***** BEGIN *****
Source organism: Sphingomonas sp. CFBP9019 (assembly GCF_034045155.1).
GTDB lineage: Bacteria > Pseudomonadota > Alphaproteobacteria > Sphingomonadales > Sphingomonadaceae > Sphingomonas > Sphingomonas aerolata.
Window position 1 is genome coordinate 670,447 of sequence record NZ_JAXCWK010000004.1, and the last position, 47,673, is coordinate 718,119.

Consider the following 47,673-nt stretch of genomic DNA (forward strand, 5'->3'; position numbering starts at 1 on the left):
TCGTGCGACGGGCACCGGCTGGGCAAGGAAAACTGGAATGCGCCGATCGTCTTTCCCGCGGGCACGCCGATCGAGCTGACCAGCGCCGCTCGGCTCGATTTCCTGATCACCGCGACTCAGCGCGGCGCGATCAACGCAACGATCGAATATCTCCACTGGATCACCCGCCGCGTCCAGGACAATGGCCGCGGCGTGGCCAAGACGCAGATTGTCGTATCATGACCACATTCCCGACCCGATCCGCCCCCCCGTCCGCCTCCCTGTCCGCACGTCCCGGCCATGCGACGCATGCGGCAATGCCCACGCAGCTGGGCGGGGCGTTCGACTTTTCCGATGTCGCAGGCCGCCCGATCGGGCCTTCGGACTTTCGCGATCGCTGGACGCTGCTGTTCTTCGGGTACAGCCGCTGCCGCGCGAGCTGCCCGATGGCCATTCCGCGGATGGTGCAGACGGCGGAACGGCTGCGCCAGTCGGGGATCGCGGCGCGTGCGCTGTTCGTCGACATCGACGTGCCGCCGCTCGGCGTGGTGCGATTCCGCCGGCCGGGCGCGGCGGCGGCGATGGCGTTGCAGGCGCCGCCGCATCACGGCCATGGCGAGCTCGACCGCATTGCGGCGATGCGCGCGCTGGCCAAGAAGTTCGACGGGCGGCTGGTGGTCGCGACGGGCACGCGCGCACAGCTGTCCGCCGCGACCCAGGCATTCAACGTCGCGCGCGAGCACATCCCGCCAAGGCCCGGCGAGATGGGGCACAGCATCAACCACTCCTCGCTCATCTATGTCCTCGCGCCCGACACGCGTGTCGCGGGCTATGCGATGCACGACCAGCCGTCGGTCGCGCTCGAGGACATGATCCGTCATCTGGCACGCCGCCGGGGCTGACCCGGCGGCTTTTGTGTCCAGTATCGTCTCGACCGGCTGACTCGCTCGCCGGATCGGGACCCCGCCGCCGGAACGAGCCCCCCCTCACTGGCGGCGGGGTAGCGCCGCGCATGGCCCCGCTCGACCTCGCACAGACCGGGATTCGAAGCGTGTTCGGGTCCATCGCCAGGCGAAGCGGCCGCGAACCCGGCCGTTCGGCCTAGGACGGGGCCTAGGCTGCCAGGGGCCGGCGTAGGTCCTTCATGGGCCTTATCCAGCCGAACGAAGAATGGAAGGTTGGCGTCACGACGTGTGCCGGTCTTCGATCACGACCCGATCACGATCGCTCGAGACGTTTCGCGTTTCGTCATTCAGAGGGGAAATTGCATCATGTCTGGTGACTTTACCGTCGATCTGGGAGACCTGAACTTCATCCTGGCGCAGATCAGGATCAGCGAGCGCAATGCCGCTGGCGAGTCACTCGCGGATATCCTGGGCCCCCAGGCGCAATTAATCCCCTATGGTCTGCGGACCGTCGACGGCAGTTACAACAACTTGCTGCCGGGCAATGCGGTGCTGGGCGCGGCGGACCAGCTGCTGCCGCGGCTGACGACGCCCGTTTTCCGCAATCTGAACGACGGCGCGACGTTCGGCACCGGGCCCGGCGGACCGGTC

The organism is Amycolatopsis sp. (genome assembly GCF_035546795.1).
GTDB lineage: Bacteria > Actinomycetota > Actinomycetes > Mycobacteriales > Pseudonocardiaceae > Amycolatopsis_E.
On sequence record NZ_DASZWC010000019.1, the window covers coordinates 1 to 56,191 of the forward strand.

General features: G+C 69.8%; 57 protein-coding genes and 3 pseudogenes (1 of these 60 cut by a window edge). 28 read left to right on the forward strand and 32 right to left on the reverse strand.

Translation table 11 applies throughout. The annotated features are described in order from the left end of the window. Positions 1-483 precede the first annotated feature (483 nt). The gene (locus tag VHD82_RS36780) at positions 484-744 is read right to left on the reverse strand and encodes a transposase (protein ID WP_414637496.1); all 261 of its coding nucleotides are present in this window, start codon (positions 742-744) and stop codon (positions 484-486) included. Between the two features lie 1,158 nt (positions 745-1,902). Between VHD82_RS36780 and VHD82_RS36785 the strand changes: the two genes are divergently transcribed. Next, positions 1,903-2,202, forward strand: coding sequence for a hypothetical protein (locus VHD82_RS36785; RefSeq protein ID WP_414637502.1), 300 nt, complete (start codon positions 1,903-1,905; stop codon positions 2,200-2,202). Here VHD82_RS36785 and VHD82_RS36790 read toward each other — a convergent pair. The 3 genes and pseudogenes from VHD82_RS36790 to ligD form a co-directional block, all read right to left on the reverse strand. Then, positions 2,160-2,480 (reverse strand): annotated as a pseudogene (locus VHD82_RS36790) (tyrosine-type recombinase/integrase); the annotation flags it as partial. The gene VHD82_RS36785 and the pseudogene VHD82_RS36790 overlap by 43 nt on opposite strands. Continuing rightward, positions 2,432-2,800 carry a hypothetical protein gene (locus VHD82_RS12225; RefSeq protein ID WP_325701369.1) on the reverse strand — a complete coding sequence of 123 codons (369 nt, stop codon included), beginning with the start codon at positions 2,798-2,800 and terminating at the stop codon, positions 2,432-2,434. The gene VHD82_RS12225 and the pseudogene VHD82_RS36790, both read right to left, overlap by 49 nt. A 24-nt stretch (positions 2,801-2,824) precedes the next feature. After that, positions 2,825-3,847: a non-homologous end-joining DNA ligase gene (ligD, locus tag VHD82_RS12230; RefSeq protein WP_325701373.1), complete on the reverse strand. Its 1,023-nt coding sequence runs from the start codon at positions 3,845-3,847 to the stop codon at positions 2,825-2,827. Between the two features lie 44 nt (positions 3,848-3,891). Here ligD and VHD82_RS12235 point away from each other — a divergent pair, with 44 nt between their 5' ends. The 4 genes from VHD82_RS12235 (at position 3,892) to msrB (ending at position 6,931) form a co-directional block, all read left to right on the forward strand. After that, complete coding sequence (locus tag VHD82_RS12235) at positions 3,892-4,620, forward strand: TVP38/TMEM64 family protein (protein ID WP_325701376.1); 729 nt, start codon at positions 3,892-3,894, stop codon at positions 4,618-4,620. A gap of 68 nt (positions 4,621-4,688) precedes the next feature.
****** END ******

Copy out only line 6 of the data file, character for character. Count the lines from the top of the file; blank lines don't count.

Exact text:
The organism is Amycolatopsis sp. (genome assembly GCF_035546795.1).